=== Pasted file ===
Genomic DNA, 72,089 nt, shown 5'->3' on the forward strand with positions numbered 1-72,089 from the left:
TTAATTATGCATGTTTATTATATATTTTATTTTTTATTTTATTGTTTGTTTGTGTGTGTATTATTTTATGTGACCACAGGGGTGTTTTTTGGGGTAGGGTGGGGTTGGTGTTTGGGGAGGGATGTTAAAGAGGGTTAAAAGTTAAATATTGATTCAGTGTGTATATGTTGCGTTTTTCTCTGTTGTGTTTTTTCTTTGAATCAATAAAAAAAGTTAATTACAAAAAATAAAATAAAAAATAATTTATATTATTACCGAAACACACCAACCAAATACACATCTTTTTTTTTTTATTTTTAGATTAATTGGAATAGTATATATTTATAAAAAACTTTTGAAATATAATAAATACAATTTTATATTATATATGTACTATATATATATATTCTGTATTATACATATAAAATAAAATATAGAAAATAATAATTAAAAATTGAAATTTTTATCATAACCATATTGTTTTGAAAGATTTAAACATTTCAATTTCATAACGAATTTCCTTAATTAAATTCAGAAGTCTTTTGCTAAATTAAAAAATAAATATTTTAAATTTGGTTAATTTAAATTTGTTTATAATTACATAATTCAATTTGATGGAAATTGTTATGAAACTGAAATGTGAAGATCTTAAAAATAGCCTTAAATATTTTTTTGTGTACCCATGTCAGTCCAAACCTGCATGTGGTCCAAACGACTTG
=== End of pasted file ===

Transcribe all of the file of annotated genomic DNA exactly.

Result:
Genomic DNA, 72,089 nt, shown 5'->3' on the forward strand with positions numbered 1-72,089 from the left:
TTAATTATGCATGTTTATTATATATTTTATTTTTTATTTTATTGTTTGTTTGTGTGTGTATTATTTTATGTGACCACAGGGGTGTTTTTTGGGGTAGGGTGGGGTTGGTGTTTGGGGAGGGATGTTAAAGAGGGTTAAAAGTTAAATATTGATTCAGTGTGTATATGTTGCGTTTTTCTCTGTTGTGTTTTTTCTTTGAATCAATAAAAAAAGTTAATTACAAAAAATAAAATAAAAAATAATTTATATTATTACCGAAACACACCAACCAAATACACATCTTTTTTTTTTTATTTTTAGATTAATTGGAATAGTATATATTTATAAAAAACTTTTGAAATATAATAAATACAATTTTATATTATATATGTACTATATATATATATTCTGTATTATACATATAAAATAAAATATAGAAAATAATAATTAAAAATTGAAATTTTTATCATAACCATATTGTTTTGAAAGATTTAAACATTTCAATTTCATAACGAATTTCCTTAATTAAATTCAGAAGTCTTTTGCTAAATTAAAAAATAAATATTTTAAATTTGGTTAATTTAAATTTGTTTATAATTACATAATTCAATTTGATGGAAATTGTTATGAAACTGAAATGTGAAGATCTTAAAAATAGCCTTAAATATTTTTTTGTGTACCCATGTCAGTCCAAACCTGCATGTGGTCCAAACGACTTG